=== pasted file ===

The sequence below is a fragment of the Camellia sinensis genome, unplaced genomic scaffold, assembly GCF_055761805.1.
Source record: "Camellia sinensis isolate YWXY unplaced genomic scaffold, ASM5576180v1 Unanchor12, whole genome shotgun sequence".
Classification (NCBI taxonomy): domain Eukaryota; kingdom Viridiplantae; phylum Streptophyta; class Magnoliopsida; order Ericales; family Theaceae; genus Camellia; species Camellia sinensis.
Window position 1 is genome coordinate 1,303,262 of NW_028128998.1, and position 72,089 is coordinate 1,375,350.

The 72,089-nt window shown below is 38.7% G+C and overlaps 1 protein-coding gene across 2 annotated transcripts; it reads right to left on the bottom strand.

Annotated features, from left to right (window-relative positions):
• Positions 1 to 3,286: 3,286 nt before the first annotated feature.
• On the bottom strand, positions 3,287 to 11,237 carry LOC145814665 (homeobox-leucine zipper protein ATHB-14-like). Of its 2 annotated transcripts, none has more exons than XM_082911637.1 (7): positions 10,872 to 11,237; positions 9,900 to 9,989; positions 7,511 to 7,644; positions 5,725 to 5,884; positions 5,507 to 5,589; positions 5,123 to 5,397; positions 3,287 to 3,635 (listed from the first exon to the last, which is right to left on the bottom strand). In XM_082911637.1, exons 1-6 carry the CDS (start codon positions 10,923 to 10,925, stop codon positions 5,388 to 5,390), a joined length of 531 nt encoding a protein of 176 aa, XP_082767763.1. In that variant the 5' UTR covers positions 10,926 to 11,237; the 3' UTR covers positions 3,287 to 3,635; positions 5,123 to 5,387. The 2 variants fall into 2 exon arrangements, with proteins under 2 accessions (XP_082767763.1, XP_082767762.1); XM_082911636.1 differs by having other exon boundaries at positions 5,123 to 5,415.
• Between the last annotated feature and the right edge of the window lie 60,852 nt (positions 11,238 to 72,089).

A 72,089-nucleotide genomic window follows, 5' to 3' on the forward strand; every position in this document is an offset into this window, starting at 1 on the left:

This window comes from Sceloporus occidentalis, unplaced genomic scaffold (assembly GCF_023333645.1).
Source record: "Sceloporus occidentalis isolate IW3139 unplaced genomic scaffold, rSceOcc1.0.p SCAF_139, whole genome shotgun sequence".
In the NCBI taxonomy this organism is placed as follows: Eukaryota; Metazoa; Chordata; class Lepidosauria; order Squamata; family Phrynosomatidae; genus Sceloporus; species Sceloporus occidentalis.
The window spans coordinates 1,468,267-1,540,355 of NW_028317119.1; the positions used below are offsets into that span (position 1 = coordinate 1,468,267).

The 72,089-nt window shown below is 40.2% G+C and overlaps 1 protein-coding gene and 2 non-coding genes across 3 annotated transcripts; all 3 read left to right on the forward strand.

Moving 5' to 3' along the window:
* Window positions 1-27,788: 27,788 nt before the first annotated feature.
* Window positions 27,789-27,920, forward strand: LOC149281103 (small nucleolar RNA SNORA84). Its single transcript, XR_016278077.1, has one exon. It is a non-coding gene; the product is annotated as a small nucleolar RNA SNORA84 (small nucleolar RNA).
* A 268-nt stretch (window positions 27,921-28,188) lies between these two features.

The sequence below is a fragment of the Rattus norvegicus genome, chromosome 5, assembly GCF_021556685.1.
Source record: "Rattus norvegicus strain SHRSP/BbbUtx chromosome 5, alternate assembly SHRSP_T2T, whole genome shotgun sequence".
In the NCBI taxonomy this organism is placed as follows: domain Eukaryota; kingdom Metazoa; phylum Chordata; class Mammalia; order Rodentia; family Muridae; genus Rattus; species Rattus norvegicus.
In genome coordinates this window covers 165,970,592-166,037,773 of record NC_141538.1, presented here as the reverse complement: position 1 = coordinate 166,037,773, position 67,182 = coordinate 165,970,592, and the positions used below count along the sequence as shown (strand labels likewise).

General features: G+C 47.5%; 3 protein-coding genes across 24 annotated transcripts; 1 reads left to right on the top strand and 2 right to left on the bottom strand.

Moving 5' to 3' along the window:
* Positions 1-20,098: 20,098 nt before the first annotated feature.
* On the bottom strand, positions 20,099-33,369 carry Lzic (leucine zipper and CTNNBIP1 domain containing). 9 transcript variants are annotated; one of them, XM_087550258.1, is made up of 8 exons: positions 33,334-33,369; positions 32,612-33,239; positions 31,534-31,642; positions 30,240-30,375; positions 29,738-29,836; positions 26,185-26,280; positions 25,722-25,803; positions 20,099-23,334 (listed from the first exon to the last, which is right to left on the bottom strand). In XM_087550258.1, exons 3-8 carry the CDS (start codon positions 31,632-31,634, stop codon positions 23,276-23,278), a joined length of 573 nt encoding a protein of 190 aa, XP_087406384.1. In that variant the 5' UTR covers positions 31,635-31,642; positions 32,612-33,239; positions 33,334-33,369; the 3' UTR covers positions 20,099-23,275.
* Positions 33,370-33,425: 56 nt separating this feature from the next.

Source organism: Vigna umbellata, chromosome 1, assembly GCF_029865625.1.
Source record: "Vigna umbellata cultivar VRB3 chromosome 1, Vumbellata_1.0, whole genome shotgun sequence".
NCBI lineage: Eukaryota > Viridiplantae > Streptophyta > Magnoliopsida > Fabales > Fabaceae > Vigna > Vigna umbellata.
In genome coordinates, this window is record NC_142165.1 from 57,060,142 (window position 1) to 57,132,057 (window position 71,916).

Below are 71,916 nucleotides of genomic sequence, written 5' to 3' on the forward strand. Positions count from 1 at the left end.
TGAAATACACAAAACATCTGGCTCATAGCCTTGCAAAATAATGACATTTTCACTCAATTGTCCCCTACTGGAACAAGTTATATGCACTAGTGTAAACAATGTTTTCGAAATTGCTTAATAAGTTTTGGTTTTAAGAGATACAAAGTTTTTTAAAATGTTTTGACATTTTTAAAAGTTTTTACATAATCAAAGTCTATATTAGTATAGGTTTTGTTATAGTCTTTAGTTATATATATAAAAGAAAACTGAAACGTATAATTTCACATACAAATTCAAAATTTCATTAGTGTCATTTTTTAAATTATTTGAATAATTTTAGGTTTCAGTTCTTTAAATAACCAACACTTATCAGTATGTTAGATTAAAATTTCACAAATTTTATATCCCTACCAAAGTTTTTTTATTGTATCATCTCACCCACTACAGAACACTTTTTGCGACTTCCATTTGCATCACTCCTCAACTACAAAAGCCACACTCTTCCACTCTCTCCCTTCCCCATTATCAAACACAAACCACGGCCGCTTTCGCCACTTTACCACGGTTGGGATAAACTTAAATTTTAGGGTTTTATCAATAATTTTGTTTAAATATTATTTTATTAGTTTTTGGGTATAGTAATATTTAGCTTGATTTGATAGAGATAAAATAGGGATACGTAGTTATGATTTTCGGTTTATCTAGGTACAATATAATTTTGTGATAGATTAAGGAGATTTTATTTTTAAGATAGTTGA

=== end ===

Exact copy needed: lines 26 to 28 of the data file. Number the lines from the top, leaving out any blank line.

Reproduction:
* Positions 1-20,098: 20,098 nt before the first annotated feature.
* On the bottom strand, positions 20,099-33,369 carry Lzic (leucine zipper and CTNNBIP1 domain containing). 9 transcript variants are annotated; one of them, XM_087550258.1, is made up of 8 exons: positions 33,334-33,369; positions 32,612-33,239; positions 31,534-31,642; positions 30,240-30,375; positions 29,738-29,836; positions 26,185-26,280; positions 25,722-25,803; positions 20,099-23,334 (listed from the first exon to the last, which is right to left on the bottom strand). In XM_087550258.1, exons 3-8 carry the CDS (start codon positions 31,632-31,634, stop codon positions 23,276-23,278), a joined length of 573 nt encoding a protein of 190 aa, XP_087406384.1. In that variant the 5' UTR covers positions 31,635-31,642; positions 32,612-33,239; positions 33,334-33,369; the 3' UTR covers positions 20,099-23,275.
* Positions 33,370-33,425: 56 nt separating this feature from the next.